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Disclosure, Accuracy and the Form 990

Beth Simone Noveck and Carl Malamud are pushing the IRS to publicly disclose more data on tax-exempt groups, make it more accessible in electronic form, and to do so more promptly. Count me among the effort’s biggest cheerleaders. If this push succeeds, we'll have a better handle on a key sector in U.S. society—although we'll still be in the dark about crucial details of how nonprofits are funded. 

Tax-exempt organizations of all kinds—traditional nonprofits, private foundations, and political advocacy outfits—submit to the IRS, in some mutation, a form 990. These are yearly updates on the organizations' income, assets, expenditures, donations and other relevant details. They’re similar to what public companies file with the SEC. 

In Utopia, 990s fully document the organizations to which government gives tax breaks. And taxpayers get that information free of charge.

In the U.S., while government "has agreed to transparency measures" regarding 990 data, “they're made so inconvenient that no one's likely to use them," according to Tom Lee. The IRS processes these forms, compiles them and sells the output as a box set of DVDs. Organizations like the Foundation Center and Guidestar then buy that information and put it online.

Only at this late step in the process does the data become publicly available. It’s usually at least two years old by then and hardly error free. The information reaches the waiting citizenry as scanned PDF files that are about as easy to sort through as a dumpster. Here’s an example of one. 

Oh, and one other thing: 990s don't force most nonprofits to reveal the identity of their donors or how much money these donors gave. That little loophole has allowed nonprofit groups to become major conduits for anonymous cash looking to influence politics and policy.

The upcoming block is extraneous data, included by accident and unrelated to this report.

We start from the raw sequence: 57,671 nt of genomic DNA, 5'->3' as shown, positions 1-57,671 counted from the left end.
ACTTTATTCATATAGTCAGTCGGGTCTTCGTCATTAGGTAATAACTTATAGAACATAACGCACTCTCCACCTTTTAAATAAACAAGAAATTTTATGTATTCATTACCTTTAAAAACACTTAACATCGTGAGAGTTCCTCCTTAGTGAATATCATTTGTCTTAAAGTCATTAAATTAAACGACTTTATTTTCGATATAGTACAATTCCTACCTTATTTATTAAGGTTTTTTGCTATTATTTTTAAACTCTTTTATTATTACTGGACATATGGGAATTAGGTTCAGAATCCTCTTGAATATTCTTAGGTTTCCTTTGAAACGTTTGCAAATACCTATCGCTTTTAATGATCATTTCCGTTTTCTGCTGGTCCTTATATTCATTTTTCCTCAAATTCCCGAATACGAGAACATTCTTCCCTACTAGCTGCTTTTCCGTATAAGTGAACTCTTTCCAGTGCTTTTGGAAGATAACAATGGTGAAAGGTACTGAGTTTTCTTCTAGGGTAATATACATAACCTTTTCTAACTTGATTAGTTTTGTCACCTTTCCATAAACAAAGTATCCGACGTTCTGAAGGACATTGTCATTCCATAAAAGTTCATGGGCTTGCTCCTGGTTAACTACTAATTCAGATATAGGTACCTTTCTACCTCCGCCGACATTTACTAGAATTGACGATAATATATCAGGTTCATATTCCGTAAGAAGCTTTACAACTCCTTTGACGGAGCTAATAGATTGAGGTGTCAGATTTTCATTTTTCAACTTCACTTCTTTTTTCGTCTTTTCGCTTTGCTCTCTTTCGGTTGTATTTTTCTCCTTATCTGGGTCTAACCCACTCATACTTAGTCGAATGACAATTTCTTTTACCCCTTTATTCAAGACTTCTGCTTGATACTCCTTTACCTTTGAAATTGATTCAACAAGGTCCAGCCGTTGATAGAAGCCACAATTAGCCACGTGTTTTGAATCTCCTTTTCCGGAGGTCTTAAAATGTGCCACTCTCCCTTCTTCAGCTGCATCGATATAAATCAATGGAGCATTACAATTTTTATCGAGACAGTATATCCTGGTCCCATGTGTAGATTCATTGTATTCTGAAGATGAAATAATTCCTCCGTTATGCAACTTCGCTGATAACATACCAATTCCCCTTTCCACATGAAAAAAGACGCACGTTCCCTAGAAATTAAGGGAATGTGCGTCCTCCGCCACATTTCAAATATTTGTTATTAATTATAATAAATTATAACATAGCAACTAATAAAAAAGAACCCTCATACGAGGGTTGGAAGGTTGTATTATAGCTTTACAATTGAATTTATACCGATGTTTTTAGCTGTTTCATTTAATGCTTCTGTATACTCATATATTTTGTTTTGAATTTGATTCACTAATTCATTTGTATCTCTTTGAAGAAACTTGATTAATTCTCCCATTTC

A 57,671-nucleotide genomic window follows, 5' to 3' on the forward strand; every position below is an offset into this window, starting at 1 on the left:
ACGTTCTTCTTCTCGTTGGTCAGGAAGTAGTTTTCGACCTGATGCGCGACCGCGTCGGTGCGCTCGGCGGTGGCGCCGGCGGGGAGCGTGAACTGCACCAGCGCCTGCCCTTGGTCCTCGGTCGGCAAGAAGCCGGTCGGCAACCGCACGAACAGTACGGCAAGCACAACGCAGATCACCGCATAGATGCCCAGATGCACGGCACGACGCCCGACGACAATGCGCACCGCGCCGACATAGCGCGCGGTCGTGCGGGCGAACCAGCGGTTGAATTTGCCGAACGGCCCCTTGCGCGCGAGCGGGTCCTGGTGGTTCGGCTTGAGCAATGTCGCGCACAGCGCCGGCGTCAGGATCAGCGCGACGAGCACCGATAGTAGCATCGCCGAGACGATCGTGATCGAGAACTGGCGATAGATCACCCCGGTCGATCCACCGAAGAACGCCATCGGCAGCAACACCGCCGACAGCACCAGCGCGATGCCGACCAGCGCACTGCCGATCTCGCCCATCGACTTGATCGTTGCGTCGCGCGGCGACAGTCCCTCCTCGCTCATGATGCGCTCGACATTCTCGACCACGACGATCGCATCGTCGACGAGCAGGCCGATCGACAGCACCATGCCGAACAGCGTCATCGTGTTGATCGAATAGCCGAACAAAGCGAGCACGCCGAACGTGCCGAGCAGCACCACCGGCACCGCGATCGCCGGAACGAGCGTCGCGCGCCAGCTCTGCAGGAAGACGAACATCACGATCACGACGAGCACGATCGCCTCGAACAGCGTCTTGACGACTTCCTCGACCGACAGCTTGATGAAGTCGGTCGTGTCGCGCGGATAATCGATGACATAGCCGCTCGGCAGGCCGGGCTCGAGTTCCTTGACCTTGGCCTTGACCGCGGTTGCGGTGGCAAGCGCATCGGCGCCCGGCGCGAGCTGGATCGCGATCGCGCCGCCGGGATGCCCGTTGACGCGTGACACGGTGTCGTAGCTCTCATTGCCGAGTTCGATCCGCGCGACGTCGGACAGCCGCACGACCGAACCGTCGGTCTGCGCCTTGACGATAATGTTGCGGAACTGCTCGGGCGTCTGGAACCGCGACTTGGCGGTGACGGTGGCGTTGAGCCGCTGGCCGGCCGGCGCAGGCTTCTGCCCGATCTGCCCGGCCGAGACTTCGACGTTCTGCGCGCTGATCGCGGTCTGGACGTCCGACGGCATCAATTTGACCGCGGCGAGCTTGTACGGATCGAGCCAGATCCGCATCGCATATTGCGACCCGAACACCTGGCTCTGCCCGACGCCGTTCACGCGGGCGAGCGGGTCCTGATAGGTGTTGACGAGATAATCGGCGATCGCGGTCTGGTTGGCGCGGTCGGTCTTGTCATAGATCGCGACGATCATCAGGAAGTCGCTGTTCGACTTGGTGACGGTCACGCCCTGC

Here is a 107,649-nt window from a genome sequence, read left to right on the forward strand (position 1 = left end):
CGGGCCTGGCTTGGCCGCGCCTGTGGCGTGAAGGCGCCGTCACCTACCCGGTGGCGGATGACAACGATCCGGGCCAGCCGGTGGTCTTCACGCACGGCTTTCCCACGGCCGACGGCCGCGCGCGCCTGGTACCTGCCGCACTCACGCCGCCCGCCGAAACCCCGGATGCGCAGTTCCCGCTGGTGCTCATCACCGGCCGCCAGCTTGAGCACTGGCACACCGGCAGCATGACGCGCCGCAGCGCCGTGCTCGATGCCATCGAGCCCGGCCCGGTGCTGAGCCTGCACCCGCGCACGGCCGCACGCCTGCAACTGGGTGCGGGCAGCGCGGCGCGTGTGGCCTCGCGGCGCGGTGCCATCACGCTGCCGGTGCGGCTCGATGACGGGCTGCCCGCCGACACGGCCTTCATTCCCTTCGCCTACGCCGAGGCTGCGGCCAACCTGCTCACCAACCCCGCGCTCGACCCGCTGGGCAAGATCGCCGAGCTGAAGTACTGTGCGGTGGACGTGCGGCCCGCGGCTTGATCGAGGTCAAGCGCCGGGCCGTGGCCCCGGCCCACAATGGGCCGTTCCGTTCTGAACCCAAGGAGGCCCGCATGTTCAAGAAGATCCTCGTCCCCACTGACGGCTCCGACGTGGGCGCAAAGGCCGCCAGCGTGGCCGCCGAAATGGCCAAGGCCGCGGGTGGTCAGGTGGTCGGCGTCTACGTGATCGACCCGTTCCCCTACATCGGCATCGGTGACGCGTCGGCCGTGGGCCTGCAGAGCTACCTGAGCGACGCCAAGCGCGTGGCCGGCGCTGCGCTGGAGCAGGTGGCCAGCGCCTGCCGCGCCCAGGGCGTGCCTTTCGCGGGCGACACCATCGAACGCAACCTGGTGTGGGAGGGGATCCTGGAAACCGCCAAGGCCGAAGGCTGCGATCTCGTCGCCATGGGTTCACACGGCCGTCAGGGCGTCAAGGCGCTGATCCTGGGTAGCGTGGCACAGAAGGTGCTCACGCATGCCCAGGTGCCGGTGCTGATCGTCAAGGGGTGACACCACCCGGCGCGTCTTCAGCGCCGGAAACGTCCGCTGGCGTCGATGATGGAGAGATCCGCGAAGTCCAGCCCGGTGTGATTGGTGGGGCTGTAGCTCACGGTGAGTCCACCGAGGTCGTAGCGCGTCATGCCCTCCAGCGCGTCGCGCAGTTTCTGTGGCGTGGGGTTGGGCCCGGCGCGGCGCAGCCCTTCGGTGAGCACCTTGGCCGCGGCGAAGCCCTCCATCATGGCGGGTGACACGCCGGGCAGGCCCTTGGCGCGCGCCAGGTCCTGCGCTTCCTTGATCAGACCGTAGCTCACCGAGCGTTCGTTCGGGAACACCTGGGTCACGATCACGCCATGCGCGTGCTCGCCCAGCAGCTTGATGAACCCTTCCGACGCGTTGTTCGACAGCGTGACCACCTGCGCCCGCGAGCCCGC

The 990 data is fine as it is “for digging into the finances and services of one nonprofit," as Cynthia Ottinger's written, but not for larger scale analyses. Good luck trying to use 990 data to identify sector-wide trends over time, for example. And should you want to know anything about a tax-exempt organization’s pre-2000 finances, you'll still have to contact them yourself.

Our country’s 1.6 million tax-exempt organizations report to the IRS Tax Exempt & Government Entities Division. Last count, they had a staff of 876 people. They investigated 1.36% of all tax-exempt organization filings in 2011, according to Oonagh Breen.

There is, in other words a 98.64% chance that no one will even check your 990 for bunk information. This is hardly a deterrent against negligence and/or outright fraud. Breen’s concern, and one that I share, is that an increase in

990 disclosure without a simultaneous increase in regulatory oversight create[s] a greater incentive for charities [and other groups] to misinterpret and misreport functional expenses on annual filings. The threat to data quality for all those relying on the form is immediately apparent.

Nonprofit Coordinating Committee of New York President Peter Sword called it "an open secret that many 990s are filed incomplete and inaccurate.” Though dated, this 2004 Urban Institute report counts several ways in which this is true.

The unquestioned and maybe dangerous assumption is that better access to 990 data is the only issue at stake. Without more frequent sector audits, better disclosure policies risk spreading more of the same bad information.